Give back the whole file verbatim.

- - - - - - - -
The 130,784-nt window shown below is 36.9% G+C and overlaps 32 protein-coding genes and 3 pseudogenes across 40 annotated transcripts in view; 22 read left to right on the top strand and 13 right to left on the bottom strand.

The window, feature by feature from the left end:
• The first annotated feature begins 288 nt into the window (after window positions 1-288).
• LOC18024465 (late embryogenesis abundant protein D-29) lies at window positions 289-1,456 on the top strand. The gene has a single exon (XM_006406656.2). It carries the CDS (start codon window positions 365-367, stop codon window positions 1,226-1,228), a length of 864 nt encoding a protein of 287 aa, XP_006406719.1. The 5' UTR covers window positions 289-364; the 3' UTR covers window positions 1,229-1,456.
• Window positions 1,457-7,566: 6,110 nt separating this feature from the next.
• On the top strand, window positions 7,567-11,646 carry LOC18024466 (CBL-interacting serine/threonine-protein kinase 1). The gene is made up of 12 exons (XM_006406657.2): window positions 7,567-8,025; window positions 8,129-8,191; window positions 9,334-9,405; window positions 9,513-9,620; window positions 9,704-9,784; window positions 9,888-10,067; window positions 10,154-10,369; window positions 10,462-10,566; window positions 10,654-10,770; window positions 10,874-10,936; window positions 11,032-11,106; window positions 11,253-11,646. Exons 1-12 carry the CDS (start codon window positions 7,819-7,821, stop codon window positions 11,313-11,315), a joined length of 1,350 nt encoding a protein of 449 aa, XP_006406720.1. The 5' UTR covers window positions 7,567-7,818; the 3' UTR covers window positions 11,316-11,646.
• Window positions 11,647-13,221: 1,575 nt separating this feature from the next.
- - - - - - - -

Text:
The 130,784-nt window shown below is 36.9% G+C and overlaps 32 protein-coding genes and 3 pseudogenes across 40 annotated transcripts in view; 22 read left to right on the top strand and 13 right to left on the bottom strand.

The window, feature by feature from the left end:
• The first annotated feature begins 288 nt into the window (after window positions 1-288).
• LOC18024465 (late embryogenesis abundant protein D-29) lies at window positions 289-1,456 on the top strand. The gene has a single exon (XM_006406656.2). It carries the CDS (start codon window positions 365-367, stop codon window positions 1,226-1,228), a length of 864 nt encoding a protein of 287 aa, XP_006406719.1. The 5' UTR covers window positions 289-364; the 3' UTR covers window positions 1,229-1,456.
• Window positions 1,457-7,566: 6,110 nt separating this feature from the next.
• On the top strand, window positions 7,567-11,646 carry LOC18024466 (CBL-interacting serine/threonine-protein kinase 1). The gene is made up of 12 exons (XM_006406657.2): window positions 7,567-8,025; window positions 8,129-8,191; window positions 9,334-9,405; window positions 9,513-9,620; window positions 9,704-9,784; window positions 9,888-10,067; window positions 10,154-10,369; window positions 10,462-10,566; window positions 10,654-10,770; window positions 10,874-10,936; window positions 11,032-11,106; window positions 11,253-11,646. Exons 1-12 carry the CDS (start codon window positions 7,819-7,821, stop codon window positions 11,313-11,315), a joined length of 1,350 nt encoding a protein of 449 aa, XP_006406720.1. The 5' UTR covers window positions 7,567-7,818; the 3' UTR covers window positions 11,316-11,646.
• Window positions 11,647-13,221: 1,575 nt separating this feature from the next.